If you start your holiday shopping at the dump, you’ll start to see what I realized that day as I watched people discard their unwanted stuff.
Most of the crap for sale in stores is just a step or two away from being useless. The cheap, pretty, twinkly stuff that retailers shove in our faces will end up at the dump sooner than later. Everything is so cheap, so cool and so temporary.
The only difference between the thousands of tons of discarded decorations in landfills and the thousands of tons of unsold decorations at Target and Walmart this year is that the former has already been gazed at for a few months and the latter has yet to be gazed upon.
I’m not saying you shouldn’t do any holiday shopping. Go crazy. Spend your money and seek out the sales. But do it with the dump in mind. Don’t buy things that will get tossed within the next few months. Don’t get sucked into buying plastic trinkets that will be enjoyed for moments and then either spend centuries breaking down in a landfill or seconds in an incinerator before releasing sulfur dioxide and carbon monoxide into the atmosphere.
Skip the crappy toys that will break before new years. Pass on the cheaply made pajama sets that won’t make it through the wash half a dozen times. Don’t buy stuff that’s basically pre-garbage.
You might think you can’t afford high-quality stuff, but I’d say if money is a concern, you also can’t afford to buy stuff that will go directly to the dump within a few months. Instead, spend your money on things that will get used heavily. Spend your money on experiences that lead to lasting memories. Spend your money on consumables that will be used up instead of sent to the dump. When I first met my husband, he always put expensive cans of soup on his Christmas list. I thought it was strange then, but now I get it.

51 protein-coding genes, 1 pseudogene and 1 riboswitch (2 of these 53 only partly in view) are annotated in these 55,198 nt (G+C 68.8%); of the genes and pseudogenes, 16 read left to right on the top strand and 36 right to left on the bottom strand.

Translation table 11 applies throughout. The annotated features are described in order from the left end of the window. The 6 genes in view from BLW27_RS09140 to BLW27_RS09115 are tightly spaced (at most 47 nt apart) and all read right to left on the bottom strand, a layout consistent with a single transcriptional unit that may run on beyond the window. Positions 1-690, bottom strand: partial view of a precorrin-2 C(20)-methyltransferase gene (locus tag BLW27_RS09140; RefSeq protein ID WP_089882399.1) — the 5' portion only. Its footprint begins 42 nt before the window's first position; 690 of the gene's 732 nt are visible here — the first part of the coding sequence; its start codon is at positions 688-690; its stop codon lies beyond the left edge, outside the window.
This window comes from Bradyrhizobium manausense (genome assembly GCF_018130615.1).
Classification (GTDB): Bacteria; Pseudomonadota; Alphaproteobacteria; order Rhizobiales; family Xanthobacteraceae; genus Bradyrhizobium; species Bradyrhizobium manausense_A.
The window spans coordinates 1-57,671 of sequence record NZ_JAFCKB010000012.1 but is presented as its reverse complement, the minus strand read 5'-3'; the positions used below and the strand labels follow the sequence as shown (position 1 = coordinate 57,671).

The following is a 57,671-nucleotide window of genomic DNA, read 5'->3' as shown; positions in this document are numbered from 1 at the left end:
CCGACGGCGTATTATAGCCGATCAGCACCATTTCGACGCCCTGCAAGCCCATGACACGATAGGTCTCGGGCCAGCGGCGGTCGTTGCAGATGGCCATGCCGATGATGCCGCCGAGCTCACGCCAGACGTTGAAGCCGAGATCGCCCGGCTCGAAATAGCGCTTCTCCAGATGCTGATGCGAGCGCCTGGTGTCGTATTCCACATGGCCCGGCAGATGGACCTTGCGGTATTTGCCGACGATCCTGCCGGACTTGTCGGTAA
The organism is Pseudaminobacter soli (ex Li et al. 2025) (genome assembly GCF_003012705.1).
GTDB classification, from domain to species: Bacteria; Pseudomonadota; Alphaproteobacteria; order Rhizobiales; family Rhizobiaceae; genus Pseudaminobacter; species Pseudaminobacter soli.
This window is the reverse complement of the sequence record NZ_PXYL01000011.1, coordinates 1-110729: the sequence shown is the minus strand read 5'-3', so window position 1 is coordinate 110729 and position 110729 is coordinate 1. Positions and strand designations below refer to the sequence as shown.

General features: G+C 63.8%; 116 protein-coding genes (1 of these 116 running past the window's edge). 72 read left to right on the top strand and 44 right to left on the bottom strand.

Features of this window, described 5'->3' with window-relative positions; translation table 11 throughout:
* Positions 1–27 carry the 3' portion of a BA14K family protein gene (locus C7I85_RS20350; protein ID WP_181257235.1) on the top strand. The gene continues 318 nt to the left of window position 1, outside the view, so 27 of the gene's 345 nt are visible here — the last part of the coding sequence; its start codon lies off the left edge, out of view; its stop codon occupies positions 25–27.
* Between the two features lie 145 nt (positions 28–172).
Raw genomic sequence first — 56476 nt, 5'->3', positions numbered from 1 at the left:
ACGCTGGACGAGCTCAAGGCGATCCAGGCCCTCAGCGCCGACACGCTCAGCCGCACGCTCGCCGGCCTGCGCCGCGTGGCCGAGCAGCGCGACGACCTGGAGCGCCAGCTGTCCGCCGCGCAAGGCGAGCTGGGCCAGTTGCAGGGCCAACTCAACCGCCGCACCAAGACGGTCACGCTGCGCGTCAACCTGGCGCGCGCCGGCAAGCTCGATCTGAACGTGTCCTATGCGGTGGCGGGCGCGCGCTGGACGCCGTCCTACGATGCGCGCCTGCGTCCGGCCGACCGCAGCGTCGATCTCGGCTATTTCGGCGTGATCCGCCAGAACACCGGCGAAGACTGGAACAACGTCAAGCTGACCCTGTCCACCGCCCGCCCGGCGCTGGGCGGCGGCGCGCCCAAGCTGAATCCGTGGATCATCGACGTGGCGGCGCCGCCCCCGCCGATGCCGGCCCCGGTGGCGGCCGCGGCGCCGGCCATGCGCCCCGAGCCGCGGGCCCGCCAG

It goes against every message you hear this time of year, but you can also buy fewer things that are of better quality. It’s ok to buy someone one gift instead of several. It’s ok if there are empty gaps under your tree this year.
Sure, you want a magical Christmas. But you know what’s magical? Right now, my son is wearing a fleece top that my grandmother bought for my niece in 2010 for Christmas. It’s been passed down through four kids and now he loves it. My grandmother is long dead, but when I put it on him, I picture her choosing the print and ordering it by phone instead of online. I feel close to her, and for me, that’s magic. It’s magic that wouldn’t have happened, had she picked out a cheap trash-bound top instead of a high-quality one.
Holiday shopping shouldn’t be about a frantic race to abundance. Contrary to what stores would have you believe, you don’t have to buy a lot. In fact, spending too much, rushing from store to store for deals, stressing about buying enough is exactly the wrong thing to focus on.
Instead, shop local, shop thoughtful, and shop for ten years down the road. We’ll all be healthier and wealthier for it.
In case you are wondering, yes, I’m serious. I think you should all visit your local dump. It is eye-opening and could change your perspective for life. But I guess you could also just get the gist of it from what I wrote above too.
I would love to hear your thoughts on the dump. Please share. And happy trash-free holidays.